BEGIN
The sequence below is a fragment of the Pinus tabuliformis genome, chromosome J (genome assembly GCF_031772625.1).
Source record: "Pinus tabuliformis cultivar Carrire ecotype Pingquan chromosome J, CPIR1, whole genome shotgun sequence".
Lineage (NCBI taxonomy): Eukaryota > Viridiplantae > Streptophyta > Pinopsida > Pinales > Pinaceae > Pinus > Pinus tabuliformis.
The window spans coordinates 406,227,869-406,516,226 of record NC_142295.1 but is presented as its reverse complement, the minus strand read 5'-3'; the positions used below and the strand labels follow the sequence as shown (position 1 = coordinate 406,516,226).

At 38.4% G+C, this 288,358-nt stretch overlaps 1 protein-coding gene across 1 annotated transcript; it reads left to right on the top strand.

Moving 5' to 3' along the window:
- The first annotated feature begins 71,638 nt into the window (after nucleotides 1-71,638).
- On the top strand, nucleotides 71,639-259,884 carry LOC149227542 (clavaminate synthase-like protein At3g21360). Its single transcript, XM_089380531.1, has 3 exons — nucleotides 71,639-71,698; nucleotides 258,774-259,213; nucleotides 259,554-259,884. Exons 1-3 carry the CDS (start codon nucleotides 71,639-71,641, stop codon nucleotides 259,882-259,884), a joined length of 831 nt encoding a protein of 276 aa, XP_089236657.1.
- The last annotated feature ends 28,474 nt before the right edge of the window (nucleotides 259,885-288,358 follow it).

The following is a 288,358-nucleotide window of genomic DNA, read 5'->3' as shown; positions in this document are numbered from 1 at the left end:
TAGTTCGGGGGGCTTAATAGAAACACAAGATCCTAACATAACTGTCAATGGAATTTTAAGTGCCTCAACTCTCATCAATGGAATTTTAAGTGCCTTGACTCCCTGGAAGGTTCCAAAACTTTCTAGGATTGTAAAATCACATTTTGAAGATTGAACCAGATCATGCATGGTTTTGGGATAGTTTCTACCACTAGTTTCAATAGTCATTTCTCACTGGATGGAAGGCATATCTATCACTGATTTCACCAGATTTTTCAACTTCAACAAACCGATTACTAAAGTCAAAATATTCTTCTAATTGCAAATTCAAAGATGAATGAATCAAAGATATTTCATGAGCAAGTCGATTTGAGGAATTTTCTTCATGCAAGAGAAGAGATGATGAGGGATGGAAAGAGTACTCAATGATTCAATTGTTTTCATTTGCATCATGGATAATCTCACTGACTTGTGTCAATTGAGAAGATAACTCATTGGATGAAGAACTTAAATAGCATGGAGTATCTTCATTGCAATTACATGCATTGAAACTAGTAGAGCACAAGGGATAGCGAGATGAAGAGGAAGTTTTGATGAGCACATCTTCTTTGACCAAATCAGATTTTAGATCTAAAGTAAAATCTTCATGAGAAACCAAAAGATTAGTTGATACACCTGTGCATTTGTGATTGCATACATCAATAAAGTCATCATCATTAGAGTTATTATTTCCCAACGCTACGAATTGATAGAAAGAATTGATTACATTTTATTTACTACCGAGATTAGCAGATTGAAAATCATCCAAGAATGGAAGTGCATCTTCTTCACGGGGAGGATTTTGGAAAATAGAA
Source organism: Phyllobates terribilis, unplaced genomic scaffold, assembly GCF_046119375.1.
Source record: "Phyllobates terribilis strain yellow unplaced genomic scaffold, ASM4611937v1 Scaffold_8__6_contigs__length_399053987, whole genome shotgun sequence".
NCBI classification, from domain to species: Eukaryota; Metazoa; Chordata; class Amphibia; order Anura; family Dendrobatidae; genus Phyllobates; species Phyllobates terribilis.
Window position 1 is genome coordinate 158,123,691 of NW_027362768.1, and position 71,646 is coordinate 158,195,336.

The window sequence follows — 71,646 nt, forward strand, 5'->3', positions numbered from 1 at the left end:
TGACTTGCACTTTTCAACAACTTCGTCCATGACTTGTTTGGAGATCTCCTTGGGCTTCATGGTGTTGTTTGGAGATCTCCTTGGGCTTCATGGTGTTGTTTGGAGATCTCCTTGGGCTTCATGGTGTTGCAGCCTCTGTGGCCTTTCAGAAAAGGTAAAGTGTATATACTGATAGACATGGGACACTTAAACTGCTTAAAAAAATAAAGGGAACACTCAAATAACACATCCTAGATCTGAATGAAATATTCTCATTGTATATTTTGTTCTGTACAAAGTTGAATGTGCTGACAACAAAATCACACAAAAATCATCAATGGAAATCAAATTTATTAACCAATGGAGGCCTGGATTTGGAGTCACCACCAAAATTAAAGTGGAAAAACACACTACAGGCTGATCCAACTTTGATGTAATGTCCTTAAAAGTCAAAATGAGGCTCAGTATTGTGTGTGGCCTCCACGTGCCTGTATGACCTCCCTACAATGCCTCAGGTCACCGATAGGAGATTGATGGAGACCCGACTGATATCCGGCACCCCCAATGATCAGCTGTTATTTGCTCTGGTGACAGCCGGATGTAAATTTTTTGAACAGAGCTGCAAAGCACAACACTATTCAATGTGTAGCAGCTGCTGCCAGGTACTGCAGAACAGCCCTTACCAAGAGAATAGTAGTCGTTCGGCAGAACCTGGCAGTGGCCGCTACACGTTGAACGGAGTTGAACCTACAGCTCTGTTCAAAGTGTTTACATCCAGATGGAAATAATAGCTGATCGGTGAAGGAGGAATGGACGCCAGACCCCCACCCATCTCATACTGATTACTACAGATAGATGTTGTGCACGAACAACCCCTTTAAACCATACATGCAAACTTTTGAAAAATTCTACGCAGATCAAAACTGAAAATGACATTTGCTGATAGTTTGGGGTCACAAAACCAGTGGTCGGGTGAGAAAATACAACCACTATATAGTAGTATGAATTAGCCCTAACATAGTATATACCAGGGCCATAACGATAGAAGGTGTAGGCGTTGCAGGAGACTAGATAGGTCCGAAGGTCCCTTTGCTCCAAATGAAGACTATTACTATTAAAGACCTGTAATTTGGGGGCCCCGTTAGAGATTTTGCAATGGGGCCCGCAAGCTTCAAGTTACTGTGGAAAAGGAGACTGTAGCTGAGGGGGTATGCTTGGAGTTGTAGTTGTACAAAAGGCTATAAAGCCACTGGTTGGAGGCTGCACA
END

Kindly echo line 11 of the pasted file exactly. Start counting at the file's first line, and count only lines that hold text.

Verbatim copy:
TAGTTCGGGGGGCTTAATAGAAACACAAGATCCTAACATAACTGTCAATGGAATTTTAAGTGCCTCAACTCTCATCAATGGAATTTTAAGTGCCTTGACTCCCTGGAAGGTTCCAAAACTTTCTAGGATTGTAAAATCACATTTTGAAGATTGAACCAGATCATGCATGGTTTTGGGATAGTTTCTACCACTAGTTTCAATAGTCATTTCTCACTGGATGGAAGGCATATCTATCACTGATTTCACCAGATTTTTCAACTTCAACAAACCGATTACTAAAGTCAAAATATTCTTCTAATTGCAAATTCAAAGATGAATGAATCAAAGATATTTCATGAGCAAGTCGATTTGAGGAATTTTCTTCATGCAAGAGAAGAGATGATGAGGGATGGAAAGAGTACTCAATGATTCAATTGTTTTCATTTGCATCATGGATAATCTCACTGACTTGTGTCAATTGAGAAGATAACTCATTGGATGAAGAACTTAAATAGCATGGAGTATCTTCATTGCAATTACATGCATTGAAACTAGTAGAGCACAAGGGATAGCGAGATGAAGAGGAAGTTTTGATGAGCACATCTTCTTTGACCAAATCAGATTTTAGATCTAAAGTAAAATCTTCATGAGAAACCAAAAGATTAGTTGATACACCTGTGCATTTGTGATTGCATACATCAATAAAGTCATCATCATTAGAGTTATTATTTCCCAACGCTACGAATTGATAGAAAGAATTGATTACATTTTATTTACTACCGAGATTAGCAGATTGAAAATCATCCAAGAATGGAAGTGCATCTTCTTCACGGGGAGGATTTTGGAAAATAGAA